Opportunity Zone Funds: Structuring and Operational Considerations
By Thomas J. Riggs, JD, CPA, MAS, Partner, Director Financial Services Tax
Everyone seems to be talking about Opportunity Zones these days and understandably so. Not only does the new legislation provide for the deferral and partial forgiveness of tax on capital gain income from any source, it also allows for investment of those gains to grow tax free if held for a minimum of ten years. However the legislation is complex, and at this early stage uncertainties remain.
To date PKF O’Connor Davies has been involved in a significant amount of Opportunity Zone (OZ) related deal flow, and over the coming weeks and months we will be publishing an ongoing series of topical articles. This first article will address certain operational mechanics of an OZ fund itself. As this discussion is predicated solely upon the existing legislation and proposed regulations, but without the benefit of future anticipated guidance, certain observations may change as further clarity emerges.
As noted above, there are numerous issues that can arise in the structuring and ongoing operation of an OZ fund. The still-evolving statutory roadmap must be heeded with precision, including the proper sequencing of events as well as meticulous record keeping. Also, one must keep in mind that no two fact patterns are the same, and structuring from fund to fund can vary considerably. Thus far we have been involved with fund platforms that range from special purpose vehicles (SPVs) with one investment and one set of static investors, to large funds anticipating multiple investors, investments, and ongoing turnover. Each set of OZ related facts poses its own unique set of challenges; a “one size fits all” approach simply will not work.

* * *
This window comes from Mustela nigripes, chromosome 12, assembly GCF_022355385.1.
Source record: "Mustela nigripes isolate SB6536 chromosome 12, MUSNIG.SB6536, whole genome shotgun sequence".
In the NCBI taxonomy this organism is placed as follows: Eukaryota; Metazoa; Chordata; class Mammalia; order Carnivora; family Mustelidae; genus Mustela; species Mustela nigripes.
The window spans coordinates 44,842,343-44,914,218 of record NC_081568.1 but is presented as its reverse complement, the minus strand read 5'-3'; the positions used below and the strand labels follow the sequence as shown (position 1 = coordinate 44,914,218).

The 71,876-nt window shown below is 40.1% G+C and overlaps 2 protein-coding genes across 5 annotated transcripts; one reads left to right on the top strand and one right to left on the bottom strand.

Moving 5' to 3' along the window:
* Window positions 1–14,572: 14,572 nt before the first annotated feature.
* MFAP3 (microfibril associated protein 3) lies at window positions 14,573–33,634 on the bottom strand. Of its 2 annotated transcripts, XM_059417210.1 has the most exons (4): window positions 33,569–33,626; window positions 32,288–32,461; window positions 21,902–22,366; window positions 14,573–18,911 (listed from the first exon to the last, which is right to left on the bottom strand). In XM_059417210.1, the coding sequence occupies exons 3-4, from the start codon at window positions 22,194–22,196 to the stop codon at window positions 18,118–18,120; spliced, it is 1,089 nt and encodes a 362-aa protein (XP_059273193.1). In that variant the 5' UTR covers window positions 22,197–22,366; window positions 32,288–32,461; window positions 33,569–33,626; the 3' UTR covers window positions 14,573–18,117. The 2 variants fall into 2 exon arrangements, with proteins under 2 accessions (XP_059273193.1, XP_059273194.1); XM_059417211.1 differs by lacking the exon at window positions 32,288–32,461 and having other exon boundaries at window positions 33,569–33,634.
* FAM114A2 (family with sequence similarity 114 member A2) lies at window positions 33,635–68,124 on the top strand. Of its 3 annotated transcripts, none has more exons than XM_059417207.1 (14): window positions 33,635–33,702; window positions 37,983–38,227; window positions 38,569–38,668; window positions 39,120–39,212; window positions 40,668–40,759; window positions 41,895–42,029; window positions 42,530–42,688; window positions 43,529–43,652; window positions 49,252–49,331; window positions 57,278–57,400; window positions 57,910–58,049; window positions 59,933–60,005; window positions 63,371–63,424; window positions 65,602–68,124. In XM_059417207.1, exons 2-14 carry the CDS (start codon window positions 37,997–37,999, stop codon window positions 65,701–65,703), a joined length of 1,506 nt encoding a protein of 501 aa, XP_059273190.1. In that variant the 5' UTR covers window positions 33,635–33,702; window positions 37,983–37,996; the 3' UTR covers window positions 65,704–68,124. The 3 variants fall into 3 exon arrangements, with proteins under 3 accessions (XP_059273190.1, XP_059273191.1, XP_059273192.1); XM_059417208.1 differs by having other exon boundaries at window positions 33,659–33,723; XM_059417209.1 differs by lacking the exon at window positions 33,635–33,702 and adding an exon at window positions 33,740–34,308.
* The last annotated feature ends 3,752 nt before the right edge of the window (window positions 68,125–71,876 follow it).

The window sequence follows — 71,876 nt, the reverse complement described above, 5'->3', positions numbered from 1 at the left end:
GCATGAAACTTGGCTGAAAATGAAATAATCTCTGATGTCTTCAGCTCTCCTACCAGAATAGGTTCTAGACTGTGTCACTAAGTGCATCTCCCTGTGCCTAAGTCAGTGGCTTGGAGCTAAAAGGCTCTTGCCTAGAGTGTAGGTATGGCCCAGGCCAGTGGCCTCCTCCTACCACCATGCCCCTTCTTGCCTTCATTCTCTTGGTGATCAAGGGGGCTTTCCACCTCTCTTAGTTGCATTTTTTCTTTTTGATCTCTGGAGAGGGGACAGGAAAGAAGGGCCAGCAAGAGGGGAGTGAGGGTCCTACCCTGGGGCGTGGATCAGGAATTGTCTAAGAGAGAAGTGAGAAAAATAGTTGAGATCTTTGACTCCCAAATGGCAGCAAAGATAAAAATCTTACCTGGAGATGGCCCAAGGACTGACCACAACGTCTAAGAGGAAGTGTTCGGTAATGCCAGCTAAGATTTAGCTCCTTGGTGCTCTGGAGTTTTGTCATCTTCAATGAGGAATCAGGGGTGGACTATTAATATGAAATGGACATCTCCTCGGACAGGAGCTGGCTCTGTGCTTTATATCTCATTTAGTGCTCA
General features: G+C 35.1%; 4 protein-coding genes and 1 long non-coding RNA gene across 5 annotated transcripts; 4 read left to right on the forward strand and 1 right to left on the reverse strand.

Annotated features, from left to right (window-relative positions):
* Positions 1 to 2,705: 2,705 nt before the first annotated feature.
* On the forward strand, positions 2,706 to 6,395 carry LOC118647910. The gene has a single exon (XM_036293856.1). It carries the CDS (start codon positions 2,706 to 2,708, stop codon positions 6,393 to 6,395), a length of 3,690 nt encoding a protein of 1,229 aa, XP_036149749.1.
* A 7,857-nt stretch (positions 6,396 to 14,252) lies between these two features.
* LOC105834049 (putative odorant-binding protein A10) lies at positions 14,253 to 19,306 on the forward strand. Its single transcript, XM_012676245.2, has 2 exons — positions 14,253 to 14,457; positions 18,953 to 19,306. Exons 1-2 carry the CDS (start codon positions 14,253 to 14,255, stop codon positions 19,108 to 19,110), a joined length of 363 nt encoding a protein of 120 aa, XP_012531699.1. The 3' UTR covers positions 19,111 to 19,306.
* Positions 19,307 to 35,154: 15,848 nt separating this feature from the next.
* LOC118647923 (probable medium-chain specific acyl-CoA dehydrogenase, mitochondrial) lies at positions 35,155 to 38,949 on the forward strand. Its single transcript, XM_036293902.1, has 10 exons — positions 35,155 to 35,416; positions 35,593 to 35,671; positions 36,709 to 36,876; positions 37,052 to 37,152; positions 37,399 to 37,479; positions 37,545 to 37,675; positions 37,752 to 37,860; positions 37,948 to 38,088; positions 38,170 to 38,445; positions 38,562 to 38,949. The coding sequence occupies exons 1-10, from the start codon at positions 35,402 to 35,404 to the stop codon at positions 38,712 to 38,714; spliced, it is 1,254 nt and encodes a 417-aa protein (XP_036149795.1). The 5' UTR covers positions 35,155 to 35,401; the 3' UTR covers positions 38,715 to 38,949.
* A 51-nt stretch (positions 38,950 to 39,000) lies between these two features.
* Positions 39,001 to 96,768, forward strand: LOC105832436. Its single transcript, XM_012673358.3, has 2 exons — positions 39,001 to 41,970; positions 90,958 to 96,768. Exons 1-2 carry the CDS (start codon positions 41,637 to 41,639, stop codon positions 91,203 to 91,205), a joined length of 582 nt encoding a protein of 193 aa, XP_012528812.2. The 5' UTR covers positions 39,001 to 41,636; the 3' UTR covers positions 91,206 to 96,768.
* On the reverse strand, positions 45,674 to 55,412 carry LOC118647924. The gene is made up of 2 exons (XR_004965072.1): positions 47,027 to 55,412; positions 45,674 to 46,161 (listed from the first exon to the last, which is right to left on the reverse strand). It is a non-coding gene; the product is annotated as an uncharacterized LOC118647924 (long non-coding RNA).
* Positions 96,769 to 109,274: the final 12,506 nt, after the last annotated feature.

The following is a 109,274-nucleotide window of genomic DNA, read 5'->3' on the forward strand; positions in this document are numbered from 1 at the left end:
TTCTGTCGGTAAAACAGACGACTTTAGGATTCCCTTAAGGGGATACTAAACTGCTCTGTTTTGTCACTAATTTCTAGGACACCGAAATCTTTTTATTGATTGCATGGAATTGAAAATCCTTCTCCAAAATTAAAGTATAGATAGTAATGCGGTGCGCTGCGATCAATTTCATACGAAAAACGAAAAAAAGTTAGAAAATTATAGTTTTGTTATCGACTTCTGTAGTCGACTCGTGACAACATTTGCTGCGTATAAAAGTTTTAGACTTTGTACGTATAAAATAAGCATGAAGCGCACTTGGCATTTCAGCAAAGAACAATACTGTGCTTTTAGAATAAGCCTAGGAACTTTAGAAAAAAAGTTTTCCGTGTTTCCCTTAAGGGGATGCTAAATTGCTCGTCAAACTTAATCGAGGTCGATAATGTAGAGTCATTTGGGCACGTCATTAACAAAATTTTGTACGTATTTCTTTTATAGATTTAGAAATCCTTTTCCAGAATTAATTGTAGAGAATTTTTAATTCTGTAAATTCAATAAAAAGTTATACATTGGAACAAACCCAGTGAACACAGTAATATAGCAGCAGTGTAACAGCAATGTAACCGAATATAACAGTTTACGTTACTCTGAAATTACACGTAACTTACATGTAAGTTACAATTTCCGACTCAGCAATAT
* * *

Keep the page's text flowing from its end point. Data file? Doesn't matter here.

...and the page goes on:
OZ Investment in Assets versus Businesses
One of the misperceptions we continue to run across is that the OZ fund program is all about real estate located in the zones. However, the statute allows for an OZ fund to invest in either qualified assets (typically real estate) or in qualified businesses. Incubating a new business in an OZ or even moving your existing business there can yield better economics and yield greater tax savings than merely buying and/or developing OZ domiciled real estate.
Pending further guidance, however, at this time a measure of uncertainty exists with respect to the requirement(s) for an intervening equity interest to qualify as an eligible OZ asset, as opposed to direct asset ownership. For example, as currently written the 50% gross income requirement is not applied uniformly between the two forms of OZ investment. We expect future Treasury guidance to provide further clarity.
Choice of Entity
The statute allows for an OZ fund to be formed as either a corporation or a pass-through entity. Where the target portfolio is OZ real estate and the platform envisions multiple investors and a broad based portfolio with anticipated turnover, we have seen a corporate REIT format used. But in the context of a smaller real estate targeted portfolio, and particularly where the fund owns one asset housed in a SPV, we have seen the pass-through entity format used almost exclusively.